23.11.2021 - 17:00
Long‐period astronomical forcing on the strength of Miocene westerlies in Central Asia
The Miocene climate transition (MCT) represents a major global climatic shift towards sustained cooling of our planet. The mechanisms behind this cooling, its regional differentiation and the feedbacks involved are still a matter of debate. Continental settings of Central Asia witnessed increased desertification, but its timing and the interplay between regional and global climatic factors are not well understood. The lecture will provide recent insights about the regional climate evolution and the mechanisms of atmospheric moisture supply towards Central Asia by presenting data from a high-resolution, well-constrained terrestrial record of saline lake deposits spanning the MCT. The 450-m-thick succession exposed in the Aktau section in the Ili Basin, SE Kazakhstan, is representative for a phase of widespread lake formation. Regular depositional cycles representing changes in sedimentary facies and lake level, express a strong sensitivity to moisture availability under arid to semi-arid climate conditions. Time series analysis of climate sensitive geochemical and environmental parameters, together with the determination of absolute rock ages, enabled the identification of sedimentary cycles equivalent to climate influencing variations of the Earth's orbit and tilt angle (405 ka and 1.2 Ma long). These modulations of precession and obliquity affected the regional strength of atmospheric pressure gradients and westerly winds, which in turn was crucial for the magnitude of moisture transport evaporated from the Eastern Paratethys and Mediterranean seas. > Presentation (mp4)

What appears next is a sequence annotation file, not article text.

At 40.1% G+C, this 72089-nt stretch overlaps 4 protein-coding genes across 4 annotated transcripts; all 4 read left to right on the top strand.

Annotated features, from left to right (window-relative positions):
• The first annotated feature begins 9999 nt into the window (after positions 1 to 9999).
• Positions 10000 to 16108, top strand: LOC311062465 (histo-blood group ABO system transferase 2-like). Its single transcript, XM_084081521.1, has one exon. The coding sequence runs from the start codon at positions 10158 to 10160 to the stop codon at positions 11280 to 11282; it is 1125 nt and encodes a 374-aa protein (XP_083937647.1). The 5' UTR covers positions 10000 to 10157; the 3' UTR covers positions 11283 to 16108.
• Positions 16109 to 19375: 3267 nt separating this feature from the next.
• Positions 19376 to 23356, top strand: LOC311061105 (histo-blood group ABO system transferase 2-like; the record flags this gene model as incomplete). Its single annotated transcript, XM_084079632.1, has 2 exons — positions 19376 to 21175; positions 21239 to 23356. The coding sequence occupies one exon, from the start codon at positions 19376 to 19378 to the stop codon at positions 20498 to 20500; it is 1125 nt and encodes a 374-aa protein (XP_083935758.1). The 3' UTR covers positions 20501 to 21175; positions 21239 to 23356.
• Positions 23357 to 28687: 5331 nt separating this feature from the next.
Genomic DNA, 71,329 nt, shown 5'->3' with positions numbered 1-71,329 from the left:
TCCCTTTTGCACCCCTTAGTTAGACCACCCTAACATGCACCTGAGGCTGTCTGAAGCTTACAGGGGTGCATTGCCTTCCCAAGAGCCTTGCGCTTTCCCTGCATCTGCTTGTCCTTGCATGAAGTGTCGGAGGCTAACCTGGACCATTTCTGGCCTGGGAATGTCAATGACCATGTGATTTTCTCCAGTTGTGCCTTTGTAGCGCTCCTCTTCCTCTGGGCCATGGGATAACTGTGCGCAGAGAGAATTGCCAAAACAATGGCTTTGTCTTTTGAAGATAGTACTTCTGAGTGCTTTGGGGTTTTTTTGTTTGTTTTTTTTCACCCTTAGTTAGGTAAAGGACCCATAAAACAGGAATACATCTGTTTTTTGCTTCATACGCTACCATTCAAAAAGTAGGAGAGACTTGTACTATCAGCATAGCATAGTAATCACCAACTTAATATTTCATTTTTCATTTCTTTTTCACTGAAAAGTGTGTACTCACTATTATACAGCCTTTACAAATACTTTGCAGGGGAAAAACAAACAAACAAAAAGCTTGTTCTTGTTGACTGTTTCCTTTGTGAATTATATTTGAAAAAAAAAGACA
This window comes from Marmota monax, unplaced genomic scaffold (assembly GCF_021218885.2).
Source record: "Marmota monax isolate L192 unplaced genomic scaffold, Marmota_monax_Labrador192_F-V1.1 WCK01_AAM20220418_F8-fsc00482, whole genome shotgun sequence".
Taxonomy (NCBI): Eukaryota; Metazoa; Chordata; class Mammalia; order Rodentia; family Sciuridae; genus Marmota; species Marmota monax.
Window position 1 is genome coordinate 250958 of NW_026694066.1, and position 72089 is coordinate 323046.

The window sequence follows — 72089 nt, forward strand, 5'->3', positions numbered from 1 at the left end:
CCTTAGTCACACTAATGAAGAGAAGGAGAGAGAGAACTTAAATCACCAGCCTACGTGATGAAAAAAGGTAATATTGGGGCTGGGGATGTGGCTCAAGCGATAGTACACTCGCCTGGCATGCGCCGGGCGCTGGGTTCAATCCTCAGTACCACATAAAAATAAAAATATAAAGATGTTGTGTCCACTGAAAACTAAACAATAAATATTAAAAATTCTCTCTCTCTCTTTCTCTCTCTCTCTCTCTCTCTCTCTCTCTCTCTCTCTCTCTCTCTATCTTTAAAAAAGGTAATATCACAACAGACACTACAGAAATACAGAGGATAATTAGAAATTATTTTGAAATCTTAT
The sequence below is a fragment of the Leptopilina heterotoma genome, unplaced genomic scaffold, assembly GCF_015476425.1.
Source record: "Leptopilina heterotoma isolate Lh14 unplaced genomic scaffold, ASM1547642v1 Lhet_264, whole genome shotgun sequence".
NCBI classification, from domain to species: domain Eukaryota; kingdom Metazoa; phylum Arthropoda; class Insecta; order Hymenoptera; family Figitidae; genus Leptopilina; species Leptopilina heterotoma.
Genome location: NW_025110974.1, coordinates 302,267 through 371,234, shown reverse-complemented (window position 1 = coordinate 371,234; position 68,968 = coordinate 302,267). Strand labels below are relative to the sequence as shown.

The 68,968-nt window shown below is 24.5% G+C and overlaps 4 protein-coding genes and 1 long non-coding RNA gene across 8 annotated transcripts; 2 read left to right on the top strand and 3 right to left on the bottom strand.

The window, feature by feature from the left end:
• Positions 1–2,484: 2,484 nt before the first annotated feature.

16. Dezember 2021 – 17:00 Uhr
Climate variability between the mid-Cretaceous and Eocene hothouses peak-greenhouse intervals
Silke Voigt | Goethe-Universität Frankfurt
The Earth underwent long-term climatic cooling between the mid-Cretaceous and Eocene peak-greenhouse intervals. Globally averaged deep-water temperatures gradually declined by almost 10°C between 72 to 59 Ma and atmospheric CO2 levels were significantly reduced during this time. Although long-term changes in atmospheric CO2 are considered as a result of progressive continental fragmentation, changing rates of oceanic crust production and resulting volcanic degassing, the detailed mechanisms behind the cooling and subsequent major global warming culminating in the late Paleocene to Eocene greenhouse climate are still unknown. This lecture will review this enigmatic period by discussing recent proxy data for changes in ocean temperature, sea level and deep ocean circulation, as well as carbon cycle dynamics and potential silicate weathering feedbacks in the context of plate reorganization with special emphasis on the Atlantic Ocean opening.
> Präsentation (mp4)